OTTAWA — Health Minister Jane Philpott pledged action Tuesday to bring down "unacceptably high drug costs" as she announced consultations on a suite of proposed regulatory changes related to a drug prices board designed to protect consumers.
The Patented Medicine Prices Review Board — first created 30 years ago to ensure companies do not use monopolies to charge excessive costs — is now limited in its ability to protect consumers from high drug prices, Philpott said during lunchtime remarks hosted by the Economic Club of Canada.
"These consultations will help better equip the board to protect Canadians from excessive drug prices," she said.
The review board benchmarks Canadian prices against seven other countries, Philpott said, noting the countries used in the comparisons have some of the highest prices in the world, including the United States, where patented drugs cost twice as much as in Canada.
"If a new drug does not offer real health improvements, or is only slightly more effective than an existing treatment, is it fair for that drug to cost two or three times as much?" she asked.
It is the first time in more than 20 years the regulations will be substantially updated, Philpott added, noting the online consultations will run until June 28.
Dr. Mitchell Levine, the board's vice chair, welcomed the minister's decision in a statement on Tuesday, suggesting it would help reduce the cost of prescription drugs.
Steve Morgan, a professor at the University of British's Columbia School of Population and Public Health, said Tuesday the consultation period allotted by the federal government is fairly short, indicating the minister is making it clear she wants to see regulatory reforms right away.
"If the outcome of that process is a set of regulations that come up with a creative way to make sure that there is at least a minimum protection . . . and the Canadian health-care system is being protected against price gouging, then we'll be in a good position," Morgan said in an interview.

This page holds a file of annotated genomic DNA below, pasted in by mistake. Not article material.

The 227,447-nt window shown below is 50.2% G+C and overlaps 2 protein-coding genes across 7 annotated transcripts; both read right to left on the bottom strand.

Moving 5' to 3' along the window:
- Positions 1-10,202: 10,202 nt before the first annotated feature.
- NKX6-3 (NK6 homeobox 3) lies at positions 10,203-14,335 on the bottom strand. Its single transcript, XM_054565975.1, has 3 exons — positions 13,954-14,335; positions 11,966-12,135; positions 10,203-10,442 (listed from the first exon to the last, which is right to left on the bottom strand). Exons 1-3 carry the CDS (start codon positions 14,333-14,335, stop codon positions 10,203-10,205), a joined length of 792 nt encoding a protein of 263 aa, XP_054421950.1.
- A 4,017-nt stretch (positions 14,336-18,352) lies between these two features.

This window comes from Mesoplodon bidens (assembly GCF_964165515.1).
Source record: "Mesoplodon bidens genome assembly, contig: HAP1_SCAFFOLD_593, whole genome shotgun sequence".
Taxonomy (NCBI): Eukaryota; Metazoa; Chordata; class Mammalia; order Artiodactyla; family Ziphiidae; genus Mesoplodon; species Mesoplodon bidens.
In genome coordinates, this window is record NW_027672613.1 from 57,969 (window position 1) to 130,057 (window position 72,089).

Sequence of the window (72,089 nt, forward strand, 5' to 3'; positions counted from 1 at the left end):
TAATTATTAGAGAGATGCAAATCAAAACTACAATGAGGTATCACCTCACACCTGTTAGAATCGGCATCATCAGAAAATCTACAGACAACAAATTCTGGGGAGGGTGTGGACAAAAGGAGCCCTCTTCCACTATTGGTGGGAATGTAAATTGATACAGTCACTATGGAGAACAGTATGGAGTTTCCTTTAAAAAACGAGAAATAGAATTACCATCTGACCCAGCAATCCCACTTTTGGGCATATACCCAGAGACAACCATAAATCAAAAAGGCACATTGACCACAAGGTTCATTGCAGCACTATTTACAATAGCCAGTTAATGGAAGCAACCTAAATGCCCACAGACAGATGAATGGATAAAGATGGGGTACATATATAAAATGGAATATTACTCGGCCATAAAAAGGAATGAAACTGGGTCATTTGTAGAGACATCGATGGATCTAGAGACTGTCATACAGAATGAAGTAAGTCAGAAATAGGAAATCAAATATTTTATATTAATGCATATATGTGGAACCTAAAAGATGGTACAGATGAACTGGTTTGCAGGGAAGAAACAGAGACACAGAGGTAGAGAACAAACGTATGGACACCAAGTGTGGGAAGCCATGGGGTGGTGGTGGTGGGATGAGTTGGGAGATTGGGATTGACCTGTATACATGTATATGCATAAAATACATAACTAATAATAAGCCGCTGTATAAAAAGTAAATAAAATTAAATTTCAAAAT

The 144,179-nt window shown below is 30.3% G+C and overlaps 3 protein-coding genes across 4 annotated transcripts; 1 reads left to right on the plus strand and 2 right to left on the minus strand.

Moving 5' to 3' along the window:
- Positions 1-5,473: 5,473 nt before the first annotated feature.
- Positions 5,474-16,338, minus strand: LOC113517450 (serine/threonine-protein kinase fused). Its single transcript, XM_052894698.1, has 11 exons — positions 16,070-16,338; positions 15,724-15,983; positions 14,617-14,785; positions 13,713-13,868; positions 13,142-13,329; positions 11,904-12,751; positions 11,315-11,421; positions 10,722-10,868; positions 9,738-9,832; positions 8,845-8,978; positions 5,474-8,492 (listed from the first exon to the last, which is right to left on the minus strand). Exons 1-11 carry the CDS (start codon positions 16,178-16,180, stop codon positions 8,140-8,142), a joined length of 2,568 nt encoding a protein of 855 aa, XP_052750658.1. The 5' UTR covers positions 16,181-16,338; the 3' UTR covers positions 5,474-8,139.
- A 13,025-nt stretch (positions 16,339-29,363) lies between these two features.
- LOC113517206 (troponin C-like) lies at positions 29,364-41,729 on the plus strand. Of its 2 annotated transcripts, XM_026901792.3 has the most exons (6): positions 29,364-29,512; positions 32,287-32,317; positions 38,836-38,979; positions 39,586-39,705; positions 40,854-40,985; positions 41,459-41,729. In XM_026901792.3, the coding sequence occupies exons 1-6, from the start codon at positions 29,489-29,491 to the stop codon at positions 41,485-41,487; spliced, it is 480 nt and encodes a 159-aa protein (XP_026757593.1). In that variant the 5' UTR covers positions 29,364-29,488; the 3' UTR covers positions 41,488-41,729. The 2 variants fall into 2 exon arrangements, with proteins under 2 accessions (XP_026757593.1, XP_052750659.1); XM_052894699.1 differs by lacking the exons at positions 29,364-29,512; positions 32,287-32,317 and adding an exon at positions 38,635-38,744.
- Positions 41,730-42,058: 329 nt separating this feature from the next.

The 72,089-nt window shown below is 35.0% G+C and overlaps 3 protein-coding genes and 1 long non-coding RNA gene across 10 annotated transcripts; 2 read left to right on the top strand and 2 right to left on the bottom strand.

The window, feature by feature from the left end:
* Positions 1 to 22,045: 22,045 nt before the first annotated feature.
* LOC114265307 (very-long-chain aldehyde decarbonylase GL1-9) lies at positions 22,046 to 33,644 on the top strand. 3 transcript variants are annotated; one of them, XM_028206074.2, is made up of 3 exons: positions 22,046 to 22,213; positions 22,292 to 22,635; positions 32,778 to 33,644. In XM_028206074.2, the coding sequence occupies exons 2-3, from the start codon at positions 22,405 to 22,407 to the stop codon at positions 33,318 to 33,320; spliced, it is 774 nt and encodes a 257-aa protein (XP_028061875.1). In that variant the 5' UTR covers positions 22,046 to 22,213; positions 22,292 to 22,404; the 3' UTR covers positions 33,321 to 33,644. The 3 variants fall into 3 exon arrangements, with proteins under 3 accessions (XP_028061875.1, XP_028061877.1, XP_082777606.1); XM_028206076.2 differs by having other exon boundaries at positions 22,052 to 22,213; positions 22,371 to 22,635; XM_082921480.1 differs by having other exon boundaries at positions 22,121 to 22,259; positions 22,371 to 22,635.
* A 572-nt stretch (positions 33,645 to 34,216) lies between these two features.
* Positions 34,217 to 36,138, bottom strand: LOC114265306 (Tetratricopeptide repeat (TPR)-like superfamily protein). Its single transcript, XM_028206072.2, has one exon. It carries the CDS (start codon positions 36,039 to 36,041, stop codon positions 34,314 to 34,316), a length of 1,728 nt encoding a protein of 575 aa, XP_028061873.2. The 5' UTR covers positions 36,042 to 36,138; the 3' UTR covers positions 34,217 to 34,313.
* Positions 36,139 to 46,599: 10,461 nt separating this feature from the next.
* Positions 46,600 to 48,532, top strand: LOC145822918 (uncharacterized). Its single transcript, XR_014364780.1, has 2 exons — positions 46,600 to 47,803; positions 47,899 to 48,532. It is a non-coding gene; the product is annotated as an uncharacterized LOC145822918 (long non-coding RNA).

Most drug plans can do a reasonable job at maintaining costs at a level that represents value for money, he added, saying the situation could be improved if drug plans were universal.
"Even countries that we compare to, that do really, really well . . . for maintaining value for money prices for regular drugs for regular people, they do struggle with maintaining reasonable prices for speciality drugs for patients with very serious diseases," he said.
Once discussions are complete, the federal government hopes to have new regulations in place no later than the end of 2018.
"Without question, it will have a significant impact on the lives of Canadians: it will lower unacceptably high drug costs," Philpott said.
"It will help stop excessive pricing practices and it will make it simpler and faster to make new and highly needed medications available to Canadians."
Louise Binder, a 68-year-old who has been HIV-positive since 1994, said she will be watching to see if the eventual regulatory changes will in fact do what the minister suggests — bring down the price of drugs.
"I think the devil is always in the details," she said, suggesting that any savings should also be funnelled back into the health-care system.
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